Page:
MINGORA, Pakistan, May 11 (UPI Next) -- Politicians have always used religion to achieve political goals in Pakistan, a country where more than 95 percent of the population is Muslim.
This year, religious symbolism and calls for unity have reached unprecedented levels, with politically motivated campaigns and furious violence marring national and provincial elections.
Both right- and left-wing groups use religion for political goals.
Ghulam Subhan, chairman of the Political Science Department at Jahanzeb College in the Swat city Saidu Sharif old UPI Next that religion is "a tool for a successful campaigning and nothing more."
He noted that although the Pakistan Peoples Party is considered a liberal party, former Prime Minister Benazir Bhutto, the daughter of party founder Zulfikar Ali Bhutto, used to appear at public gatherings with prayer beads wrapped around her hand.
Pakistan came into being as an Islamic state and the slogans of its independence movement were based on religious themes. These slogans continue to be useful for conservative and right-wing groups.
In the 2002 elections, a coalition of religious parties, Mutaheda Majlis Amal, used the book as its emblem on ballots, but many complained it deliberately resembled the Koran.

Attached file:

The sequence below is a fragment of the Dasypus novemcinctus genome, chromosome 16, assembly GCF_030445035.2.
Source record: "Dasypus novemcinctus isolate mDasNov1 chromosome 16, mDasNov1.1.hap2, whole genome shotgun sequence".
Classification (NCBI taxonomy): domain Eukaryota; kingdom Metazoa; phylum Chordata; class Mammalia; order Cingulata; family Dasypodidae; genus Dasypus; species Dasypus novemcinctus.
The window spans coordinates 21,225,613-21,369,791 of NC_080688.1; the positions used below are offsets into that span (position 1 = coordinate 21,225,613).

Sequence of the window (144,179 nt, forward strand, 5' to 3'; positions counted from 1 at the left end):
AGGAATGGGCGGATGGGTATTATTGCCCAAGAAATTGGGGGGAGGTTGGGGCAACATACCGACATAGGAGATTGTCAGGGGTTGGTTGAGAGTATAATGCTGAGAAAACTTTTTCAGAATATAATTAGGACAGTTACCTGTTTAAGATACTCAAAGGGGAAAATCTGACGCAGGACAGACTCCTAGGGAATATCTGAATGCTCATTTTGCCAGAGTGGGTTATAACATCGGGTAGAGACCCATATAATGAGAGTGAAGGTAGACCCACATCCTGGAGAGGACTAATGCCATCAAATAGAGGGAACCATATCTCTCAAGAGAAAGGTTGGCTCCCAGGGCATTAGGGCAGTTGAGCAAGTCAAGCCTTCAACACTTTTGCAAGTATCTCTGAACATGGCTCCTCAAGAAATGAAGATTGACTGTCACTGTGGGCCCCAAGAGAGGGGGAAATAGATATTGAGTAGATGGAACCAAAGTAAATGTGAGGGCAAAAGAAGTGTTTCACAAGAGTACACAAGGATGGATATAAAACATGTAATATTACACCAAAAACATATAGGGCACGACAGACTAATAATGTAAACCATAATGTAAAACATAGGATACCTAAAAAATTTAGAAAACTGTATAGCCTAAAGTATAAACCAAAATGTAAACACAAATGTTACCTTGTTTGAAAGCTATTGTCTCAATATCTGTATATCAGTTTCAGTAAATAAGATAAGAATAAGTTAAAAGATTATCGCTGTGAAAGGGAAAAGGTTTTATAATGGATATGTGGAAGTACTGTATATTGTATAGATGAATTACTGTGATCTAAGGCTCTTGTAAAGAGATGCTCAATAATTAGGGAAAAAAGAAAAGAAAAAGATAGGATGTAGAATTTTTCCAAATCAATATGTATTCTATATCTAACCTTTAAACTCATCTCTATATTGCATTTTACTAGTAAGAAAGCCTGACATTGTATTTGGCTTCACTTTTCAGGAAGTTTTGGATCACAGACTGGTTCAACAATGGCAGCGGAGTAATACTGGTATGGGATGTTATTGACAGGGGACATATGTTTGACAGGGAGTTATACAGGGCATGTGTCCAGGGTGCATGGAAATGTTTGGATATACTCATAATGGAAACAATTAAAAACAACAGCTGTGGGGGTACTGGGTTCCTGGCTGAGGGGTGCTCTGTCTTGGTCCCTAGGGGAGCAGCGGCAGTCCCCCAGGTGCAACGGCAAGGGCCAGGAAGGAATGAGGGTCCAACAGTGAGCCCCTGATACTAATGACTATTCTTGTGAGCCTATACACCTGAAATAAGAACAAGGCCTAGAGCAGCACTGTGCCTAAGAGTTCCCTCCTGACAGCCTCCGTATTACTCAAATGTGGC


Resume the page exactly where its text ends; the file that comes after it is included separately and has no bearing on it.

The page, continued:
This year, the Election Commission of Pakistan issued a guideline barring solicitation of votes on the basis of religion or sects.
The regulation has not yet been implemented, but social media commentators have criticized the emblem chosen by religious party Jamat-e-Islami, the scales of justice over a model of the Kaaba, a Muslim shrine in Mecca.
In conservative Swat, candidates of the Awami National Party, part of the liberal coalition, carry banners with Koranic verses rather than their achievements and future plans.
"It's not a big issue," said Muzafar Ul Mulk, a party candidate for the National Assembly from Swat, saying the texts are recited at the beginning of the day and the party followed suit for the campaign.
Asked by UPI Next why the ANP didn't use the verses during the 2008 campaign, he said, "That time it was not in our mind."
There are signs that voters are fatigued by the blending of religion and politics. Young people have taken to Twitter to complain and even mock religious campaigns.
Youths last week beat a candidate from a rival party after attending an ANP political rally.
ANP's Leaders should write [religious suras] on their forehead," tweeted Naeem Khan. "One was beaten in Main Bazar #Mingora today because of their performance."